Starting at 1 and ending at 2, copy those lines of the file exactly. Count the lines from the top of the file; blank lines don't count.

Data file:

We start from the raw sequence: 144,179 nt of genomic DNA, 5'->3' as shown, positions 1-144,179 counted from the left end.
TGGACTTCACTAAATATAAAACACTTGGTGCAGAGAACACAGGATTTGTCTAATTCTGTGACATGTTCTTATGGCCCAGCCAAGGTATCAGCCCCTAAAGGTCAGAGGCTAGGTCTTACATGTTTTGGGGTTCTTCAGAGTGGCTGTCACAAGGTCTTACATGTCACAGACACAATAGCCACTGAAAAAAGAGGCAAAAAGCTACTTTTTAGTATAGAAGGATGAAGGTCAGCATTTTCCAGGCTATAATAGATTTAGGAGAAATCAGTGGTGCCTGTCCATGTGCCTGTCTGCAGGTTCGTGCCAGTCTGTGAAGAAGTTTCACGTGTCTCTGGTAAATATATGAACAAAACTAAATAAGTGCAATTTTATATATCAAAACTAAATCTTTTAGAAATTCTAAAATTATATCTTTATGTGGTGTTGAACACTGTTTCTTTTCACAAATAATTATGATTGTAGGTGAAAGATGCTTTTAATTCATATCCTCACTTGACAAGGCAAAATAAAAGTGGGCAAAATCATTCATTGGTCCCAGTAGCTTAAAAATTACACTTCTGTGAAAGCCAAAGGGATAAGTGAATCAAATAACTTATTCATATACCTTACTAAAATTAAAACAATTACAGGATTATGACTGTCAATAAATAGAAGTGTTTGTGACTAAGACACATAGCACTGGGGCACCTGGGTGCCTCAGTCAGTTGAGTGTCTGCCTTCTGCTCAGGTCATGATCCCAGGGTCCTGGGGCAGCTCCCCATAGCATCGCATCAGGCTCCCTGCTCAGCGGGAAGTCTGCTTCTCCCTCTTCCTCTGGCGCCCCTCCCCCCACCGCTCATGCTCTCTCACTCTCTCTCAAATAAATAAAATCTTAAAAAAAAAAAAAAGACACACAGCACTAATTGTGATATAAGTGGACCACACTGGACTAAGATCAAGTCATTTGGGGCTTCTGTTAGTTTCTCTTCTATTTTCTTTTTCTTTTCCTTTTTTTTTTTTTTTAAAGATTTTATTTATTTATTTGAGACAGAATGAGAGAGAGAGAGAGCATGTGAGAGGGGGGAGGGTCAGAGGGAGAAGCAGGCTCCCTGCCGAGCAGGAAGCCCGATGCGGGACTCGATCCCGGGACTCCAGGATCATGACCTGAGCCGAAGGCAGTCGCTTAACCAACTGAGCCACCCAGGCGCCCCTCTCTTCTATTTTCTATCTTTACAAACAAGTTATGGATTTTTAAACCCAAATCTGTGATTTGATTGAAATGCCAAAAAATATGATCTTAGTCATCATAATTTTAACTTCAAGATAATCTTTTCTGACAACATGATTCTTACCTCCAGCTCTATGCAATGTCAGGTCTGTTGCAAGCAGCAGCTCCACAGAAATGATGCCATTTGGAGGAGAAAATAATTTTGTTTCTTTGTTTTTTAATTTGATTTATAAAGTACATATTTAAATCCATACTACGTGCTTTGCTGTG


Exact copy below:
We start from the raw sequence: 144,179 nt of genomic DNA, 5'->3' as shown, positions 1-144,179 counted from the left end.
TGGACTTCACTAAATATAAAACACTTGGTGCAGAGAACACAGGATTTGTCTAATTCTGTGACATGTTCTTATGGCCCAGCCAAGGTATCAGCCCCTAAAGGTCAGAGGCTAGGTCTTACATGTTTTGGGGTTCTTCAGAGTGGCTGTCACAAGGTCTTACATGTCACAGACACAATAGCCACTGAAAAAAGAGGCAAAAAGCTACTTTTTAGTATAGAAGGATGAAGGTCAGCATTTTCCAGGCTATAATAGATTTAGGAGAAATCAGTGGTGCCTGTCCATGTGCCTGTCTGCAGGTTCGTGCCAGTCTGTGAAGAAGTTTCACGTGTCTCTGGTAAATATATGAACAAAACTAAATAAGTGCAATTTTATATATCAAAACTAAATCTTTTAGAAATTCTAAAATTATATCTTTATGTGGTGTTGAACACTGTTTCTTTTCACAAATAATTATGATTGTAGGTGAAAGATGCTTTTAATTCATATCCTCACTTGACAAGGCAAAATAAAAGTGGGCAAAATCATTCATTGGTCCCAGTAGCTTAAAAATTACACTTCTGTGAAAGCCAAAGGGATAAGTGAATCAAATAACTTATTCATATACCTTACTAAAATTAAAACAATTACAGGATTATGACTGTCAATAAATAGAAGTGTTTGTGACTAAGACACATAGCACTGGGGCACCTGGGTGCCTCAGTCAGTTGAGTGTCTGCCTTCTGCTCAGGTCATGATCCCAGGGTCCTGGGGCAGCTCCCCATAGCATCGCATCAGGCTCCCTGCTCAGCGGGAAGTCTGCTTCTCCCTCTTCCTCTGGCGCCCCTCCCCCCACCGCTCATGCTCTCTCACTCTCTCTCAAATAAATAAAATCTTAAAAAAAAAAAAAAGACACACAGCACTAATTGTGATATAAGTGGACCACACTGGACTAAGATCAAGTCATTTGGGGCTTCTGTTAGTTTCTCTTCTATTTTCTTTTTCTTTTCCTTTTTTTTTTTTTTTAAAGATTTTATTTATTTATTTGAGACAGAATGAGAGAGAGAGAGAGCATGTGAGAGGGGGGAGGGTCAGAGGGAGAAGCAGGCTCCCTGCCGAGCAGGAAGCCCGATGCGGGACTCGATCCCGGGACTCCAGGATCATGACCTGAGCCGAAGGCAGTCGCTTAACCAACTGAGCCACCCAGGCGCCCCTCTCTTCTATTTTCTATCTTTACAAACAAGTTATGGATTTTTAAACCCAAATCTGTGATTTGATTGAAATGCCAAAAAATATGATCTTAGTCATCATAATTTTAACTTCAAGATAATCTTTTCTGACAACATGATTCTTACCTCCAGCTCTATGCAATGTCAGGTCTGTTGCAAGCAGCAGCTCCACAGAAATGATGCCATTTGGAGGAGAAAATAATTTTGTTTCTTTGTTTTTTAATTTGATTTATAAAGTACATATTTAAATCCATACTACGTGCTTTGCTGTG